Yes, I ignored your 3 laws question.. sorry. I thought it was too silly to warrant a response. Obviously no-one who makes armed robots for warfare is going to make them 3 laws safe (quite apart from the fact that it was a literary device, sheesh).

It's simple, as robot technology matures, armed robots will appear on the battlefield.. they will be programmed to determine friend from foe and carry out specific missions. Maybe it will indeed be like playing a game of C&C.. but that's irrelevant.. you asked what the point was of that. I told you what the point is; specifically, you use your robot army to kill their robot army, and then their regular army, then anyone that resists, so the people who are cowering in fear will believe what you tell them.

This isn't some new "Cyber Warfare" idea. This is what wars are about, it's what they've always been about.

Re:Robot Wars and the Three Laws (1)

Inverted Intellect (950622) | more than 4 years ago | (#28091403)

Read again. He's not talking about electronic warfare. He's talking about good old-fashioned crushing military dictatorship.

Re:Robot Wars and the Three Laws (1)

Max Littlemore (1001285) | more than 4 years ago | (#28091741)

The war isn't over when everyone stops fighting. If you are seen as a "liberator" who is now fighting "insurgents" then the war is over.. you won.

So how come the West lost in Iraq?

Re:Robot Wars and the Three Laws (1)

BobisOnlyBob (1438553) | more than 4 years ago | (#28093281)

Because very few genuinely believed we were "liberating" them. And those who did still complain about the time it's taken, the costs, the death...

We "Won" in that we achieved what the politicians and string-pullers set out to do. We "Lost" because it cost too much over too long, in both material assets and human lives.

Re:Robot Wars and the Three Laws (0)

Anonymous Coward | more than 4 years ago | (#28093295)

Really? The west lost in Iraq? When did that happen? I hadn't realized that the insurgents had control of the government, means of production and distribution. I also hadn't realized that the US military (and lets face it, they are really the only nation with a fighting force still there) couldn't bring in more material and armed troops to just about any where in the nation. I must be really behind in my news.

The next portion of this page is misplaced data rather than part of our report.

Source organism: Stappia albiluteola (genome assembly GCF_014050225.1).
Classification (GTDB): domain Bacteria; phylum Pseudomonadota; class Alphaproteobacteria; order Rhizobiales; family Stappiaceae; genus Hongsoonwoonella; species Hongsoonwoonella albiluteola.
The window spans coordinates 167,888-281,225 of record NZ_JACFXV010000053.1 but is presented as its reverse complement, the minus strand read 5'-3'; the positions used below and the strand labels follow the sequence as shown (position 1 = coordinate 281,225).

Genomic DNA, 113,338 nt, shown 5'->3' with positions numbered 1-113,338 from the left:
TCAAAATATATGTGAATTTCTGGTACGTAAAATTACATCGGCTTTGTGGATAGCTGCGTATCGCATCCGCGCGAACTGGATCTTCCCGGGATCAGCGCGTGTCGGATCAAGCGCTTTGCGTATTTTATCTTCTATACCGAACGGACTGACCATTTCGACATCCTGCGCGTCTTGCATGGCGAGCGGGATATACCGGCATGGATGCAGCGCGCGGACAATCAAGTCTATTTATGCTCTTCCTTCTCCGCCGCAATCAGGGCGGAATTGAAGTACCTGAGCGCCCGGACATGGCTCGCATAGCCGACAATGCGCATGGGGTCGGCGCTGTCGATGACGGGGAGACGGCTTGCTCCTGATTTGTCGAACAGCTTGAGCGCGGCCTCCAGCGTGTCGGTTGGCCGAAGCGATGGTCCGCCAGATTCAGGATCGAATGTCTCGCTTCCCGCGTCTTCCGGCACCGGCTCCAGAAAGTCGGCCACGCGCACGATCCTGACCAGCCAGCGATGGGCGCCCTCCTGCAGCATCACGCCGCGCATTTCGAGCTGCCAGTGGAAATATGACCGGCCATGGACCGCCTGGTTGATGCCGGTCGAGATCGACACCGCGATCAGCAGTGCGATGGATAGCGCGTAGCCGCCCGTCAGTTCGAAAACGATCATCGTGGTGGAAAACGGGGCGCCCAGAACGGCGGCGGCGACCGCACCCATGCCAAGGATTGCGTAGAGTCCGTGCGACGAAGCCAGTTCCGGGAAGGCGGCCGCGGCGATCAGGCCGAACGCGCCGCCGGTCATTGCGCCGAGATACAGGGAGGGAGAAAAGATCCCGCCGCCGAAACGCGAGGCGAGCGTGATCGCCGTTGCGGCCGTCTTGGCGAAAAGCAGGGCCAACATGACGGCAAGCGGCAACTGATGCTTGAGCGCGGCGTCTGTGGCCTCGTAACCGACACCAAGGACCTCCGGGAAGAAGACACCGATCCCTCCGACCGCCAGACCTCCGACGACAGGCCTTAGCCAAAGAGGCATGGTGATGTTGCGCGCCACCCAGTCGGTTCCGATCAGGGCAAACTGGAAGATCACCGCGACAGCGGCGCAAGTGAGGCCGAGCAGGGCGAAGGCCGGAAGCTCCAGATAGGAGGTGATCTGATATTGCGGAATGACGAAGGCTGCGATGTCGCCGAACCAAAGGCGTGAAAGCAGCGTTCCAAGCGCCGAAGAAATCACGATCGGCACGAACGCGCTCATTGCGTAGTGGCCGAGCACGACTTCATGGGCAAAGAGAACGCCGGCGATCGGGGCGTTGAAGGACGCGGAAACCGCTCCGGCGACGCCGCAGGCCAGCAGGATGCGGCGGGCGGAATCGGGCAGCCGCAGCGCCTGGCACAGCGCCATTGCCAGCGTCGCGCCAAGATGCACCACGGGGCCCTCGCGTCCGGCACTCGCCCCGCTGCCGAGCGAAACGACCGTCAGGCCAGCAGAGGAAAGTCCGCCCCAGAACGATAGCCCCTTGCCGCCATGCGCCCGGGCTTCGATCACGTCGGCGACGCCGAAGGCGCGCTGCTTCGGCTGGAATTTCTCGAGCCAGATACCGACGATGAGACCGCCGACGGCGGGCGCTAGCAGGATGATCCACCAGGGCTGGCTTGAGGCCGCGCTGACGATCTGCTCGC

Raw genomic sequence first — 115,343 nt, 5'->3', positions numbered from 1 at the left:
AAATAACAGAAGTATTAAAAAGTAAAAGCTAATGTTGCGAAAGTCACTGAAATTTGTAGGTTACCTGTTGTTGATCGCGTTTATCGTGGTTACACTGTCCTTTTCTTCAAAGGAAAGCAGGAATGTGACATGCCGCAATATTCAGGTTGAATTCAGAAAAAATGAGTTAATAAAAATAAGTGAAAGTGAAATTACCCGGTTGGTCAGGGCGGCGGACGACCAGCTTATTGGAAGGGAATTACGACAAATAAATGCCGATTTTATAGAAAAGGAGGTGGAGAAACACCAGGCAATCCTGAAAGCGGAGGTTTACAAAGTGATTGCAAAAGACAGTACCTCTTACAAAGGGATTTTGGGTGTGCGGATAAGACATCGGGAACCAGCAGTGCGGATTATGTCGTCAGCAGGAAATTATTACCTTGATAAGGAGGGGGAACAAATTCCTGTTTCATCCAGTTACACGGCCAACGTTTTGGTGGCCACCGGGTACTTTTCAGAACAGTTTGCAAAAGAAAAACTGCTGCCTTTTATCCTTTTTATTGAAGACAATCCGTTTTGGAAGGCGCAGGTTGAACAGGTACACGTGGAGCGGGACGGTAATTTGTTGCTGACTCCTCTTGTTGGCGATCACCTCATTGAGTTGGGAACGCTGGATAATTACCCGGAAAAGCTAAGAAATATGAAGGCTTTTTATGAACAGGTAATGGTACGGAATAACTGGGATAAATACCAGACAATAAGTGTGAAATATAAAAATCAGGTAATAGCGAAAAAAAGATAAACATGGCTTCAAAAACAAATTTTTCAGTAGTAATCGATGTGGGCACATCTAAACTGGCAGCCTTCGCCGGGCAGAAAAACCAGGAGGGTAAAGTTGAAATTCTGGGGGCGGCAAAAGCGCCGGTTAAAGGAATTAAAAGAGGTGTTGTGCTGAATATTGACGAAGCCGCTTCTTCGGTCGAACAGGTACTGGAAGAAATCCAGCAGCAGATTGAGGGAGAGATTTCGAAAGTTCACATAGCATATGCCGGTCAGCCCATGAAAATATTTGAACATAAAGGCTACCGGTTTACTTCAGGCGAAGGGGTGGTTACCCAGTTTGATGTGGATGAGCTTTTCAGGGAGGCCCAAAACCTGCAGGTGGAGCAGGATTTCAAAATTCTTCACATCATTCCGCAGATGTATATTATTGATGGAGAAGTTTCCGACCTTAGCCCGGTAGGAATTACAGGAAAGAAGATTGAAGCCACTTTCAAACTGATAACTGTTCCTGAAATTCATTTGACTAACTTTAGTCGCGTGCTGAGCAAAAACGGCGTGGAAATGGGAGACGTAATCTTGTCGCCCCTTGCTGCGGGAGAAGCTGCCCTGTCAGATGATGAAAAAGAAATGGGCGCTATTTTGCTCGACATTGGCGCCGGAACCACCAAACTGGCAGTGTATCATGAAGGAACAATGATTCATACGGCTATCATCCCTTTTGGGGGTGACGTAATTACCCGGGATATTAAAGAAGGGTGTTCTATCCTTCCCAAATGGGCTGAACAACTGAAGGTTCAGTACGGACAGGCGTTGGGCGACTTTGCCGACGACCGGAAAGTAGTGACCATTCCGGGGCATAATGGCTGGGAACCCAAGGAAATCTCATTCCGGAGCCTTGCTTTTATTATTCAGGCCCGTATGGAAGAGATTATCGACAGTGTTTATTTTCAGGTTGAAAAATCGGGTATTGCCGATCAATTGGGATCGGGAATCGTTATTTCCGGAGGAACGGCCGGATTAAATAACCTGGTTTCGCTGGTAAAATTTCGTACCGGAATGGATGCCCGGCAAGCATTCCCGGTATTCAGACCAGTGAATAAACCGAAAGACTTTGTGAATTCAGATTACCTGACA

Re:Robot Wars and the Three Laws (1)

Patch86 (1465427) | more than 4 years ago | (#28101447)

"Winning" and "losing" are pretty ill-defined and subjective terms.

We "won" in the sense that we kicked out the old regime and replaced it with one of our choice. We "lost" in that there was a large insurgency and civil war which essentially ended up settling itself, determining the state of the country going forward. We also "won" in that we now have strategic influence over an important Middle Eastern state, and also "lost" in that it was at a rather horrific civilian death toll and level of collateral damage.

When you ask someone if you "won or lost", it depends entirely on the criteria used to judge.

FYI, I use "we" in the loosest possible sense here as I have absolutely no involvement in the war one way or the other, and did not support it.

Re:Robot Wars and the Three Laws (0)

Anonymous Coward | more than 4 years ago | (#28091759)

You're kind of an idiot, aren't you. What does anyone have to gain by 'ruling' but a headache. Wars are about many more things than whether coke is better than pepsi. Why don't you review some wars for us and tell us exactly what points of view were being forced. If you intend to paint wars fought for 'freedom' as if freedom were a mere point of view, then you really are an idiot.

Re:Robot Wars and the Three Laws (2, Informative)

DNS-and-BIND (461968) | more than 4 years ago | (#28092073)

So...the Soviets defeated the Nazis by controlling the semiotics of the situation? Napoleon won because he could control what the Austrian press told its readers? Come on man, that stuff doesn't fly in the real world.

Re:Robot Wars and the Three Laws (1)

QuantumG (50515) | more than 4 years ago | (#28092149)

The Nazis invaded their neighbors to reform the greater Germany. The ideology was simply that all these neighboring countries are full of Germans who are suffering under the tyranny of non-German governments. If you'd studied history at all you'd know that. If the people inside these countries had thought of the Nazis the same way the allies did, the war would have been over pretty quickly (btw, it wasn't). "The resistance" wasn't a lot of people.. it wasn't the majority.. it was a small bunch of rebels. If Germany had won the war you'd be referring to them as terrorists.

And lets not forget (3, Informative)

Aceticon (140883) | more than 4 years ago | (#28092507)

Lets not forget the other common reason to go to war: